Shadow Open Market Committee hears how to promote Fed independence


There are ways to promote the Federal Reserve’s independence, but it would require changes to the current system, which is based on a “fuzzy mandate,” according to members of the Shadow Open Market Committee.

The first step would be to make price stability its primary goal. While independence is good, in theory, but in practice it can lead to mistakes in policy, according to Charles Calomiris of Columbia University, and the Shadow Open Market Committee, which meets under the auspices of the Manhattan Institute. A systematic policy framework set by the Fed itself could eliminate those errors. Fed officials “see regulatory power as a way to preserve monetary policy power,” he said.

This year “at almost every meeting the goalposts were moved,” Calomiris said. “When you have four different mandates the Fed can always justify what it does by pointing to one. This is a formula for no accountability.” By taking away most regulatory powers, the Fed’s mandate would be more explicit.

Bloomberg News

Mickey Levy, Berenberg Capital Markets’ chief economist for the U.S. Americas and Asia, said, “The Fed abandoned its data dependence in July, when the statement used the word ‘uncertainty,’” to explain why it lowered the fed funds target. “Are they reacting to financial markets? Absolutely.”

And abandoning its data-dependency, and “relying on its hunches about risks and uncertainty exposes the Fed in a lot of ways,” he said It’s also strange the Fed would lower rates as an “insurance policy” when it’s so concerned about rates falling to zero lower bound.

The Fed should be systematic and rules-based, which is “better than basing decisions on hunches.” The panel also needs to be “cognizant of the scope and limitations of monetary policy.”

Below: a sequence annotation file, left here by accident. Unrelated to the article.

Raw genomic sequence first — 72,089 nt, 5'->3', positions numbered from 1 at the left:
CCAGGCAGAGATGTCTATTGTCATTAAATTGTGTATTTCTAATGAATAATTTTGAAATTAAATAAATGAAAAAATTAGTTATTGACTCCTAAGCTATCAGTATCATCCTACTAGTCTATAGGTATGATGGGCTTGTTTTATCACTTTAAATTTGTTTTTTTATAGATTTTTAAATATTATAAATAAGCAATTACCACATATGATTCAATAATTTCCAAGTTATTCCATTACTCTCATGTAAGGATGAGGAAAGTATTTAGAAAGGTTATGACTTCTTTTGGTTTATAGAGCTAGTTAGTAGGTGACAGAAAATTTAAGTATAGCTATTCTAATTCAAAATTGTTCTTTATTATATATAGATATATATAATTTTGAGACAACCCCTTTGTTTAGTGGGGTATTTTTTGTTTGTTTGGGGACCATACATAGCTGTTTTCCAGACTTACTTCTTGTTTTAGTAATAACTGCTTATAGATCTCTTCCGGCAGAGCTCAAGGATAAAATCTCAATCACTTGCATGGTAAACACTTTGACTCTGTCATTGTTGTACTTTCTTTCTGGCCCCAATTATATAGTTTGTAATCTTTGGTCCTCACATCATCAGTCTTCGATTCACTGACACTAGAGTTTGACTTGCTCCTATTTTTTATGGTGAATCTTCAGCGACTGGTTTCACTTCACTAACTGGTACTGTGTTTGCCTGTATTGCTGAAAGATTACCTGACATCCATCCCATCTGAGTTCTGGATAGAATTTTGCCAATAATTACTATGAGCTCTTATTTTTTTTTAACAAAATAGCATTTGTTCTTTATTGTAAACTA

Another issue, according to Deborah Lucas of MIT, is “the distinction between monetary and fiscal policy is fuzzy, more semantic than functional. In principle, the economic effects of most monetary policies could be replicated through taxes and transfers.”

Some Fed moves are “tantamount to fiscal actions without” being explained as such.

In addition, “central bank policies – conventional, unconventional or regulatory – have first order distributional consequences,” she said.

“The Fed needs to be modest about its general goals.”

Athanasios Orphanides of MIT said, “What I found striking in the latest Summary of Economic Projections is virtually none of the projections changed,” despite 50 basis points of cuts to the fed funds rate target. “Too many decisions have an unnecessary discretional element.” And the panel “can always find a justification” for the move.

A rules-based method of monetary policy could be implemented, with the Fed given the ability to stray, if there is a reason to that can be stated clearly, he said.

Andrew Levin of Dartmouth College, suggested the Fed “impose a stress test for monetary policy,” much like what it requires from banks, whereby the Fed would explain how it would handle “material risks.”

Speaking about the Fed Listens events, Levin said, “If the Fed is listening, they should prove it by making significant changes,” and it would be a “big mistake not to make changes.”

For example, the belief was that quantitative easing would reduce term premium and therefore promote a stronger recovery. But in actuality, two days after QE was announced the term premium of 10-year Treasuries rose, Levin said. “It would be unfortunate if the Fed doesn’t make changes based on the Fed Listens program.”

Gary Siegel

Gary Siegel

Gary Siegel has been at The Bond Buyer since 1989, currently covering economic indicators and the Federal Reserve system.

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